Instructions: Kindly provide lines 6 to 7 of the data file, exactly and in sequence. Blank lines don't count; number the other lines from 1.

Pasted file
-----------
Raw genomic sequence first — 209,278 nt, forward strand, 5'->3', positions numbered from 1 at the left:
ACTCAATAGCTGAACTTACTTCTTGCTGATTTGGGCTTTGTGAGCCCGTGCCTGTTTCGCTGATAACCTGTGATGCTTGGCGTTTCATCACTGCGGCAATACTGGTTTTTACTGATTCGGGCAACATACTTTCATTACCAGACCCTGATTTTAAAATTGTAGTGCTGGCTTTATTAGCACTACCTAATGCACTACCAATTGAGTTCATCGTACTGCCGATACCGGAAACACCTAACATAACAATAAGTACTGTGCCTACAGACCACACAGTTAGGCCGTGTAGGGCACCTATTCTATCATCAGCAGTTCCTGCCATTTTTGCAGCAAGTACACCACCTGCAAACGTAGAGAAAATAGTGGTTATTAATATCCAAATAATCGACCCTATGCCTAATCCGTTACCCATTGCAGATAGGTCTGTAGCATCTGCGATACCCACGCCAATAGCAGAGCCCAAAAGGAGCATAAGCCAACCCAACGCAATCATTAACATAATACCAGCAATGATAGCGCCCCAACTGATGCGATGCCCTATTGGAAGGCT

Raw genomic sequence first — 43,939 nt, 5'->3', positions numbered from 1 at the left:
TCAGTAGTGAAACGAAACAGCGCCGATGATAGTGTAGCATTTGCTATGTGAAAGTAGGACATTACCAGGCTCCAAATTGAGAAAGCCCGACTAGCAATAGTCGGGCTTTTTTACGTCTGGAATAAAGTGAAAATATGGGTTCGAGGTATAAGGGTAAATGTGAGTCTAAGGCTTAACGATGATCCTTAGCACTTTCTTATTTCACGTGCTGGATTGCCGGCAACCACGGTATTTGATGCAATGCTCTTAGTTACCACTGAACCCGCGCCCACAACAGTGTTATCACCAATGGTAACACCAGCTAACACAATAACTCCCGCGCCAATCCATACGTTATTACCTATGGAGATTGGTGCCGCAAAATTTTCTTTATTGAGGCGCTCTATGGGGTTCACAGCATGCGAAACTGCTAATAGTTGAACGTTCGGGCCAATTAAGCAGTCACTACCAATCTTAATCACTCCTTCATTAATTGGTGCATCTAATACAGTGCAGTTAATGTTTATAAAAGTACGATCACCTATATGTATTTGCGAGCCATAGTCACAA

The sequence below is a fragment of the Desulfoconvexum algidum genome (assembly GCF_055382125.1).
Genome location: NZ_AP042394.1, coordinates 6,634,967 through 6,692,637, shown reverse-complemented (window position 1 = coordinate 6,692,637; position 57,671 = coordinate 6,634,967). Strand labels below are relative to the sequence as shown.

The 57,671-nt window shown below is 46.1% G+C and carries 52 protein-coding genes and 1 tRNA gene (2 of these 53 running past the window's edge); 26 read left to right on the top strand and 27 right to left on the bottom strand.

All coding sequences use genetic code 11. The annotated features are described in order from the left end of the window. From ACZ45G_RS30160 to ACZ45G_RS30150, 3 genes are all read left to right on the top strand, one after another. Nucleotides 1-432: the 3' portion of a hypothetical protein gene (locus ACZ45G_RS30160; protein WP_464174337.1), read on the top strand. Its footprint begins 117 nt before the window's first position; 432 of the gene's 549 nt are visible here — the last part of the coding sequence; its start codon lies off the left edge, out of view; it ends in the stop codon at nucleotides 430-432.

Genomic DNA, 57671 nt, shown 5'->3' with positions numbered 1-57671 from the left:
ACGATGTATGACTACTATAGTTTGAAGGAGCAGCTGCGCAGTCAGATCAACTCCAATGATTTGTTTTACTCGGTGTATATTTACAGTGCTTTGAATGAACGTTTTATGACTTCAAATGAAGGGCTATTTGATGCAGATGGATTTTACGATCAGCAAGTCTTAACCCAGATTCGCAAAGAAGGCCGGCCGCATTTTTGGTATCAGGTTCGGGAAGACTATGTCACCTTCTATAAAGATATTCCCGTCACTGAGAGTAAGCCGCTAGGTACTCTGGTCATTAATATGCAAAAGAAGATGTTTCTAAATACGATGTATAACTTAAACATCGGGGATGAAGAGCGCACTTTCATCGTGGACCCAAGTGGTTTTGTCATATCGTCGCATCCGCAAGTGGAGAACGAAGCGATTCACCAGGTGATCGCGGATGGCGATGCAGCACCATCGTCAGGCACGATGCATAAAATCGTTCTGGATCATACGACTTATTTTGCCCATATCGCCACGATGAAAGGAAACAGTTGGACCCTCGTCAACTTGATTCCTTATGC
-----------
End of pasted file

Genome location: NZ_AP042394.1, coordinates 6,634,967 through 6,692,637, shown reverse-complemented (window position 1 = coordinate 6,692,637; position 57,671 = coordinate 6,634,967). Strand labels below are relative to the sequence as shown.

The 57,671-nt window shown below is 46.1% G+C and carries 52 protein-coding genes and 1 tRNA gene (2 of these 53 running past the window's edge); 26 read left to right on the top strand and 27 right to left on the bottom strand.